S =4.95 R -50.70 VI 1. 755 27. 5 Ta=3.18

R12= Plano EXAMPLE 2 Equivalent Focal Length= 100 mm. 17 1.0

Thicknesses and Lens N V Radix (mm.) spacings (mm.)

S1 19.1 Ra= --153.3 II 1. 728 28. 4 Tg=22. 2

S =47.5 R 51.55 III 1. 517 64. 2 T;=33.7 Rt= -247.9

Sa=1.79 R =63.22 IV 1. 713 53. 8 T =8.82

S 1.96 Ra= -145.4 V 1.755 27. 6 T =24.2

, S =3.68 R11= 53.03 VI 1. 755 27. 6 Ts=3.54

' R12= Plano As shown by the curves in FIGS. 2 and 3, the lenses described above in Examples 1 and 2, respectively, are corrected to such a degree that spherical abberation for the D line of the spectrum is less than 0.1 percent of the focal length, the sagittal and tangential fields vary less than 0.15 percent of the focal length and distortion is less than 2 percent.

EXAMPLE 3 Equivalent Focal Length=100 mm. f/1.0

Thicknesses Lens ND V Radix (mm.) and spacings 5 (mm.)

S 13. 0 1O Ra 137. 1

II 1. 672. 32. 2 T2=11. 4

Sz=41. 5 R 66. 13 III 1. 516 64. 0 T =26. 4 R 196. 0 S 2 7 IV 1. 613 58. 6 T4=13. 0

S4=1. 35 R -149. 6 V 1. 717 29. 5 T =33. 4

R11 52. 49 VI 1. 717 29. 5 Ta=3. 18

R Plano EXAMPLE 4 Equivalent Focal Length=100 mm. f/ILO Thicknesses Lens ND V Radii (mm.) and spacings R =97. 88 I 1.611 58.8 T1=27.4 R2 ---885. 6

R3 I4I. 4 II 1. 672 32. 0 Tz=12. 7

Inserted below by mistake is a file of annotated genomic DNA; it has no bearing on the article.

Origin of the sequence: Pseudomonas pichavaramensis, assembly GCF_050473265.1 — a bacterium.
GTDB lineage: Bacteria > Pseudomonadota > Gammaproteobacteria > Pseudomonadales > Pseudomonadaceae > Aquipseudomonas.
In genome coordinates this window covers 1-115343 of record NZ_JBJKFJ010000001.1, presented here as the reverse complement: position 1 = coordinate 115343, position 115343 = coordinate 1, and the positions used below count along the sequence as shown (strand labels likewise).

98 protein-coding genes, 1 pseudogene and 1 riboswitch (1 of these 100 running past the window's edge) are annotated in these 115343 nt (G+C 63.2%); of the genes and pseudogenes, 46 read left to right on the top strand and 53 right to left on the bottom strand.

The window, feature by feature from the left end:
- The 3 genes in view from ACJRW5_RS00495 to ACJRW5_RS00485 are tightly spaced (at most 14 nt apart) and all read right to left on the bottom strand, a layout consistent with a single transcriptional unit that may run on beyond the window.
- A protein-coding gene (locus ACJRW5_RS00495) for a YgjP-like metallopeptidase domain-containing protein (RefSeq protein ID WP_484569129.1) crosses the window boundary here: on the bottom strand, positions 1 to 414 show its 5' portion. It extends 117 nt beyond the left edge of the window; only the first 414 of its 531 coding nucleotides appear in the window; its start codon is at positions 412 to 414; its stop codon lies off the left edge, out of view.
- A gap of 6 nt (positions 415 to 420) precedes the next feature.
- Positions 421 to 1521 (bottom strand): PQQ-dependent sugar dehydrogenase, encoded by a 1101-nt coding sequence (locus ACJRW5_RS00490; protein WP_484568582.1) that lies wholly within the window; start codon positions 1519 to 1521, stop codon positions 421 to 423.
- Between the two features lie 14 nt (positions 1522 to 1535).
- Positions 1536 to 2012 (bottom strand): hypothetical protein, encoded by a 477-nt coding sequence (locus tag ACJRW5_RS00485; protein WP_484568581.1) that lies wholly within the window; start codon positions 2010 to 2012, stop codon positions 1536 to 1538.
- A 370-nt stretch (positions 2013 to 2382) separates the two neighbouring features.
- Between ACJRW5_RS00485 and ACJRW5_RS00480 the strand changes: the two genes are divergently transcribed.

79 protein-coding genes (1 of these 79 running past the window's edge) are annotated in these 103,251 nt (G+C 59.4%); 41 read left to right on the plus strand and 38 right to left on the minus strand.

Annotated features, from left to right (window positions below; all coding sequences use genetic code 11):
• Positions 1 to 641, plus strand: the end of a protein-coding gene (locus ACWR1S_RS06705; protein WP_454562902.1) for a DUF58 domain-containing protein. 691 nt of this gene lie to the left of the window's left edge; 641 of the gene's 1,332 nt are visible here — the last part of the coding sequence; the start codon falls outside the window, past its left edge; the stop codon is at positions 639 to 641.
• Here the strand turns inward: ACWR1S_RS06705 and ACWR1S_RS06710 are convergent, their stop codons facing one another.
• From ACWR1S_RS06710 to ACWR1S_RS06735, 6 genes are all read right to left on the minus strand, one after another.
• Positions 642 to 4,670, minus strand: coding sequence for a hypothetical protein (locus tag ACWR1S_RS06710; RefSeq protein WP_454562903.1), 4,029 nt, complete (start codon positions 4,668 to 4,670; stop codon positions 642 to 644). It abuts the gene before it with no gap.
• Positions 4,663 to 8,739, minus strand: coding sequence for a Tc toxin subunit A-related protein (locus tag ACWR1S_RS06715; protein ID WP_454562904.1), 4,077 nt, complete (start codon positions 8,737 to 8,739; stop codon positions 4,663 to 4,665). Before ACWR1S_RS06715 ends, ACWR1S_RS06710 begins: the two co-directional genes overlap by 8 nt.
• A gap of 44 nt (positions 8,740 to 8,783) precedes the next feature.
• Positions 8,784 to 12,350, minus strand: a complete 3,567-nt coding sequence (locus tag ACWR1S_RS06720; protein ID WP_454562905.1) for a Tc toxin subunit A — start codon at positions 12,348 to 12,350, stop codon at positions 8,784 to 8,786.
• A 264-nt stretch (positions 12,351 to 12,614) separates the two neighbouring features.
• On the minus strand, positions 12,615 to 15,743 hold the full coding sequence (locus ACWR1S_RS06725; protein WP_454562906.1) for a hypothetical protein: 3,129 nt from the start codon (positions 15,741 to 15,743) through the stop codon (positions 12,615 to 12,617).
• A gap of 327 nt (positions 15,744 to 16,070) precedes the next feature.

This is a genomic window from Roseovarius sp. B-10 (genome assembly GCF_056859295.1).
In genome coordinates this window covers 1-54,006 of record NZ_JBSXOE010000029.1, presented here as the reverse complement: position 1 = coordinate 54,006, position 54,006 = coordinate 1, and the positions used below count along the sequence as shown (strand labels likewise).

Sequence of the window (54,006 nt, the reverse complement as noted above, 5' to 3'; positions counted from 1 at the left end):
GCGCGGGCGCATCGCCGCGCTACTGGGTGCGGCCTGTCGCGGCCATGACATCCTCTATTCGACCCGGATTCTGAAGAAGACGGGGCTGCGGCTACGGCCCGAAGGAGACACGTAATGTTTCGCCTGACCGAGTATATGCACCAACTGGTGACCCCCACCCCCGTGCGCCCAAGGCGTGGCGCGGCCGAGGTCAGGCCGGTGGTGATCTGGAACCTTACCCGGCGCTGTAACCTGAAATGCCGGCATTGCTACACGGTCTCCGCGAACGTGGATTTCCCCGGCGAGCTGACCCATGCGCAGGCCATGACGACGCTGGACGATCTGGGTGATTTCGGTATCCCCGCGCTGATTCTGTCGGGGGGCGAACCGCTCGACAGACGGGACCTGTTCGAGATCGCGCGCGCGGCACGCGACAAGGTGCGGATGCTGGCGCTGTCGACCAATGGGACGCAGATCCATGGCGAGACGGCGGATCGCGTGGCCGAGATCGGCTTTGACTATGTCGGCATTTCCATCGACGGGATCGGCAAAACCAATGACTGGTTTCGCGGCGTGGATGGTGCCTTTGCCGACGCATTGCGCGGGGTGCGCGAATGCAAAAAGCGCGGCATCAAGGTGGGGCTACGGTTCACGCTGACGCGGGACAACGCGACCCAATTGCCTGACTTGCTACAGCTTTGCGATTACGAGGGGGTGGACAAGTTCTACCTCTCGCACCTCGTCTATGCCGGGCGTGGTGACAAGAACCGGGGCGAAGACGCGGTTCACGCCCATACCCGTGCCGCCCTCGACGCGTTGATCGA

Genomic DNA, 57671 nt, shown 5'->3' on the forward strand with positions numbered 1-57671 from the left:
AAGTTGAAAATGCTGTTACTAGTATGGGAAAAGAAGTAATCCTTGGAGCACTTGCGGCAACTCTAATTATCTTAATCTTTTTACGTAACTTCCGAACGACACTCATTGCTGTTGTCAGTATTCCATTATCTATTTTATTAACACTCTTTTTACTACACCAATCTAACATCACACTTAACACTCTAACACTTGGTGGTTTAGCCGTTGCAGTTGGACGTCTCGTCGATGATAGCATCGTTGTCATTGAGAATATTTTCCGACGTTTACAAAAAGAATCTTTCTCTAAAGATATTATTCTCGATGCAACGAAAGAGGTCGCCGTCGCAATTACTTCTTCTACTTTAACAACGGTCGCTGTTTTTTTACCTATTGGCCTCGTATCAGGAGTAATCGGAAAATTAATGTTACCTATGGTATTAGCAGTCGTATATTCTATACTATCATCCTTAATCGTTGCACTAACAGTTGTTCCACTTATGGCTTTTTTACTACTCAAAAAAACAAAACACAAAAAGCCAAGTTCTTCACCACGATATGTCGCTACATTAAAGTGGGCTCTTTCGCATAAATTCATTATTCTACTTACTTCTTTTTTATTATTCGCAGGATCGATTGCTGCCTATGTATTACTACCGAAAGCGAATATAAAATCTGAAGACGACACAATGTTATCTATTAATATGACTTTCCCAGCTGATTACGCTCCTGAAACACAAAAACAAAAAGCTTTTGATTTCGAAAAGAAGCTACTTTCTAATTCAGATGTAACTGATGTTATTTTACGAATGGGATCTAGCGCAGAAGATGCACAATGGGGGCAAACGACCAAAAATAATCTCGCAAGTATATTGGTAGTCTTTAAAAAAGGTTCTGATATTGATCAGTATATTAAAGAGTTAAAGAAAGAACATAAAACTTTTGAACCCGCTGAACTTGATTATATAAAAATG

Y S; 44. 3 R5=64. 24 40 III -1. 517 64. 5 T3=25.9

S;=2. 27 R =74. 1o IV 1. 611 58.8 T4=12.8

S4= 1. 23 R 153. 7 V 1.720 29.3 T5=31.9

S5=5. 05 R 5 2. 07 VI 1. 720 29. 3 Ta=3. 18

. R z=Plano 7 EXAMPLE 5 Equivalent Focal Length=100 mm. f/1.0

Thicknesses Lens N V Radii (mm.) and spacings R1= I05. 6 I 1. 697 56.2 T1=28. 6

R -154. 8' II 1. 720 29. 3 T2=1L 4 S2=52. 2 p R =54. 1s 60 m 1.511 64.5 T.=3o.s

S3=2. 27 R1,=64. 14 IV 1. 697 56. 2 T4=10. 9

Rg= 1560 7 R 15 G S4=2. 22

Q: 0. 0 V 1. 751 27. 8 'I5=24. l Rm=340. 5

S5 4. R11= 54. 93 V I 1. 751 27. 8 Tn=3. 18

R1z=Plano 75 EXAMPLE 6 Equivalent Focal Length=100 mm. f/1.0

I Thicknesses -Lens N1) V Radtl (mm.) and spacings R 114. 3 I. 1. 697 56. 2 T =25. 7

S1=19. 7 Ra= 151. 6 II 1. 720 29. 3 Tz= 19. 6

S2= 52. 2 R5=52. 45 III 1. 517 64. 5 '1;=33. 5

S3=2. 04 R =61. 42 IV 1. 697 56. 2 T =8. 94

S4=2. 07 Rg= 149. 4 V 1. 751 27. 8 T =25. 8

S5=4. 19 Ru= 53. 85 VI l. 751 27. 8 Tg=2. 50

R z=Plano EXAMPLE 7 Equivalent Focal Length= 100 mm. f/1.0

' 'lhlclmesses and Lens Ni) V Radll (mm.) spacings (mm.)

R1=109.6 I 1. 611 58. 8 T =22.7

Sl= 19. 6 R3: 147.1 II 1. 720 29. 3 T 11.4

R4= 1612 Sz=63. 2

R5=60.19 III 1. 517 64. 6 T;=25. 4

S3=2.33 R1=70.71 IV 1. 697 56. 2 T4= 12.9

S4= 1.08 v R9= l89.6 V l. 751 27. 8 T 26.6

$5=3.14 R 71.00 VI 1. 751 27. 8 T =3.64

The invention has been described in detail with particular reference to preferred embodiments thereof, but it will be understood that variations and modifications can be efiected within the spirit and scope of the invention as described hereinabove and as defined in the appended claims. I

I claim:

1. A lens having an equivalent focal length of 100 mm.

elements and the axial spacings between the lens elements, 7 I

numbered by subscript from front to rear:

Lens N V Radii (mm.) Thielrnesses .and

spacings (mm pp) R1= 107.3 I 1.713 53.9 Tl=27.6

S1= 17.1 R 154.3 II 1. 728 28. 3 T =11. 4

Sz= 56. 8 R5=5L24 III 1. 516 64. 0 T =30.0

' S3= 2.27 R7=63.48 IV 1. 713 53. 9 T 10.7

S4=1.99 R 151.9 V 1. 755 27. 5 T =22.5